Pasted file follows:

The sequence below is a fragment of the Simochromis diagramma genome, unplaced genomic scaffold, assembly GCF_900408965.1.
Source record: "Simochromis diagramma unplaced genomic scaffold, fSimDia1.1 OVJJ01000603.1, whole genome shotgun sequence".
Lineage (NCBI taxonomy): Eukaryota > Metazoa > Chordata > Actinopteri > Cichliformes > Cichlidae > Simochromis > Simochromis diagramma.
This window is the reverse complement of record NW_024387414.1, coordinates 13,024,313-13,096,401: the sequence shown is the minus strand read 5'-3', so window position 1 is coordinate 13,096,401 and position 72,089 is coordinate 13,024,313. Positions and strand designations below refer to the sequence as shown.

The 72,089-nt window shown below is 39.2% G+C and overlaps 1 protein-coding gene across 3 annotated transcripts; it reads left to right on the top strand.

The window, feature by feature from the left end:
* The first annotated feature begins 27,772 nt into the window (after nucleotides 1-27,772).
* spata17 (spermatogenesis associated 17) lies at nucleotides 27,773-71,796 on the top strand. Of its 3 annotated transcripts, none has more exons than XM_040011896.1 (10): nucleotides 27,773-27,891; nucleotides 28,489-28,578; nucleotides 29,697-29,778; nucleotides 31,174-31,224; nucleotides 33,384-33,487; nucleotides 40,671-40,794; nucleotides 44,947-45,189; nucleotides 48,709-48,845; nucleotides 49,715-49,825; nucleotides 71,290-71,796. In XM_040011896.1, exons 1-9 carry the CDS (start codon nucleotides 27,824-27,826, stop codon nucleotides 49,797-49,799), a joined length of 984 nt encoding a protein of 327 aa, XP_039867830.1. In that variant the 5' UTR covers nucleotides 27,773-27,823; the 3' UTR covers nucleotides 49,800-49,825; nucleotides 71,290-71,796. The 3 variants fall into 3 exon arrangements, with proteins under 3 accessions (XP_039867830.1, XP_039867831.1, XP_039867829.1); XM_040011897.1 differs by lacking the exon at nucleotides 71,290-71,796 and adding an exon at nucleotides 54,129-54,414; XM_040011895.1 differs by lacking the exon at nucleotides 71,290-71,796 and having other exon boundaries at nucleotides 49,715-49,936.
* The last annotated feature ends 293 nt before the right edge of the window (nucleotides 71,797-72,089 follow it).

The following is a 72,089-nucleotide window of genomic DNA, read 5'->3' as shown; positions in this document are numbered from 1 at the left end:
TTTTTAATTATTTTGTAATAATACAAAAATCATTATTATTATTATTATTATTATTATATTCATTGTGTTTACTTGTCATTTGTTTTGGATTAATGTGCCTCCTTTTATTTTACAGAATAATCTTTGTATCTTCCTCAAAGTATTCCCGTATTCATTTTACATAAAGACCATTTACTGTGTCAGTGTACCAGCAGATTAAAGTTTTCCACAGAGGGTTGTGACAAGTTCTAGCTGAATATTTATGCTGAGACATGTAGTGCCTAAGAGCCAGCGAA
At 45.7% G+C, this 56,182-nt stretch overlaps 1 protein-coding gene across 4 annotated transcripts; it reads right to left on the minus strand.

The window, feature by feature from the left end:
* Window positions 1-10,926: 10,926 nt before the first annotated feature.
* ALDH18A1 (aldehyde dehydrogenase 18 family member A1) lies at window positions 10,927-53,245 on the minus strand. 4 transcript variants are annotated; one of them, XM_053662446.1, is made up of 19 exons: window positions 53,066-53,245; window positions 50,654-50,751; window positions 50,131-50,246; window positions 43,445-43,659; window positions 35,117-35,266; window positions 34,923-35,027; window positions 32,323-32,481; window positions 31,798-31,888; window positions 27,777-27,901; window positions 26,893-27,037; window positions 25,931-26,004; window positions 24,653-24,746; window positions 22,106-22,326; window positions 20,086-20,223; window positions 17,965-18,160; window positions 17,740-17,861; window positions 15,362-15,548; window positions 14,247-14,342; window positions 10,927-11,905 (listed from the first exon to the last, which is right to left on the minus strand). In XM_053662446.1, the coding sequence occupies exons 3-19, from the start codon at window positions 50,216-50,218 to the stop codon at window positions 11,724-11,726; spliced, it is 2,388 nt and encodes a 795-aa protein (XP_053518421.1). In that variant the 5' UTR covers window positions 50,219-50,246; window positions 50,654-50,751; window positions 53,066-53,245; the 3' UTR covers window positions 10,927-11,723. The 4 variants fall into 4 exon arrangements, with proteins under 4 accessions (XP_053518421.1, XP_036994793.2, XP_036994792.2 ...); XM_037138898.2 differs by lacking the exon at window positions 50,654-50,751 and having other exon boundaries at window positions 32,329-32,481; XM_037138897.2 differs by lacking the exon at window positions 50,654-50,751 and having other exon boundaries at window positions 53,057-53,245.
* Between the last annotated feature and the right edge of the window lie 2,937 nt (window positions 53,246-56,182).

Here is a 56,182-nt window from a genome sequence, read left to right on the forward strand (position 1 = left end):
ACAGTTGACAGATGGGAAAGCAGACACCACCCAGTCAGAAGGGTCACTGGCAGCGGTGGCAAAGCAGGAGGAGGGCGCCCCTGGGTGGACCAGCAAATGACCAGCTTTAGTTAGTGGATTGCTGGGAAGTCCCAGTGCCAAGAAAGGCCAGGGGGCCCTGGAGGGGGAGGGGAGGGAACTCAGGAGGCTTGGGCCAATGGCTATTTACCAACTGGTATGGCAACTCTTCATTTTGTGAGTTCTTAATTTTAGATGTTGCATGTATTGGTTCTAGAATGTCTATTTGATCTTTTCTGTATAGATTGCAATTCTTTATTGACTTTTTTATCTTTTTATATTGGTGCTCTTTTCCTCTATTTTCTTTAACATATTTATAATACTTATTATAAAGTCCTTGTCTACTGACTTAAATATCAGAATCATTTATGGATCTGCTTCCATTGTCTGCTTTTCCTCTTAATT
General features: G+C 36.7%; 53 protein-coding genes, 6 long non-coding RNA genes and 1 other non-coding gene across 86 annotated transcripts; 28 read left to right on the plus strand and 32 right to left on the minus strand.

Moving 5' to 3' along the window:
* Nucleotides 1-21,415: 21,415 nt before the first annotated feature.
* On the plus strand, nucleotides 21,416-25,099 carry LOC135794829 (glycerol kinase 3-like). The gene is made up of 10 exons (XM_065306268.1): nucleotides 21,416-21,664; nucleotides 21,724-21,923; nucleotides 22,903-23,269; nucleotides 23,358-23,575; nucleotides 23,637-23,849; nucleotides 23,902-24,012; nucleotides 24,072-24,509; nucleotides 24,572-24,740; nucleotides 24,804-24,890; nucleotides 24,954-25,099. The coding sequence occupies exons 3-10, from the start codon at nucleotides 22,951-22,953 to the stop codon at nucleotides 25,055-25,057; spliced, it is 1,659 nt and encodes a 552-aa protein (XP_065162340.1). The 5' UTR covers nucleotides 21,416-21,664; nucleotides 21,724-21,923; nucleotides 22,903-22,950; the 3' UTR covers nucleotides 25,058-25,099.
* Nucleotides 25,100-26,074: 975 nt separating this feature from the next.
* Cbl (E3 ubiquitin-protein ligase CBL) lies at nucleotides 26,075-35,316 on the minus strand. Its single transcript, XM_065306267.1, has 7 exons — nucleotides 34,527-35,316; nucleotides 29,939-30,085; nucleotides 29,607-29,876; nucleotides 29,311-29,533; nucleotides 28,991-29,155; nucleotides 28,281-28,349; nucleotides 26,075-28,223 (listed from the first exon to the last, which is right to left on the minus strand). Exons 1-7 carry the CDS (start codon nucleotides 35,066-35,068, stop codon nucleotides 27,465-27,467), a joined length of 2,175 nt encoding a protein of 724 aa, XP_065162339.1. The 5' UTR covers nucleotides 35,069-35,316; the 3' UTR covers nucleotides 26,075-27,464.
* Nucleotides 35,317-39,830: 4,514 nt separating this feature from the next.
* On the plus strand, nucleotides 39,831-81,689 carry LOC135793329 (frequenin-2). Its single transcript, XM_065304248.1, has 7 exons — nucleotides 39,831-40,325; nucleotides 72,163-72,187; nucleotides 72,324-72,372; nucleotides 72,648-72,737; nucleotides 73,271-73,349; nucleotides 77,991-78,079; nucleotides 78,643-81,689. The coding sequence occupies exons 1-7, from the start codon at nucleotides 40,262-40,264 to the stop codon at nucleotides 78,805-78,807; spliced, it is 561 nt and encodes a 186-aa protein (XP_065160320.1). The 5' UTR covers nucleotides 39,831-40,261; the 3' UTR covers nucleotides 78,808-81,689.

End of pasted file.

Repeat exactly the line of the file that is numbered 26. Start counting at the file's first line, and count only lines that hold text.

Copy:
* On the plus strand, nucleotides 39,831-81,689 carry LOC135793329 (frequenin-2). Its single transcript, XM_065304248.1, has 7 exons — nucleotides 39,831-40,325; nucleotides 72,163-72,187; nucleotides 72,324-72,372; nucleotides 72,648-72,737; nucleotides 73,271-73,349; nucleotides 77,991-78,079; nucleotides 78,643-81,689. The coding sequence occupies exons 1-7, from the start codon at nucleotides 40,262-40,264 to the stop codon at nucleotides 78,805-78,807; spliced, it is 561 nt and encodes a 186-aa protein (XP_065160320.1). The 5' UTR covers nucleotides 39,831-40,261; the 3' UTR covers nucleotides 78,808-81,689.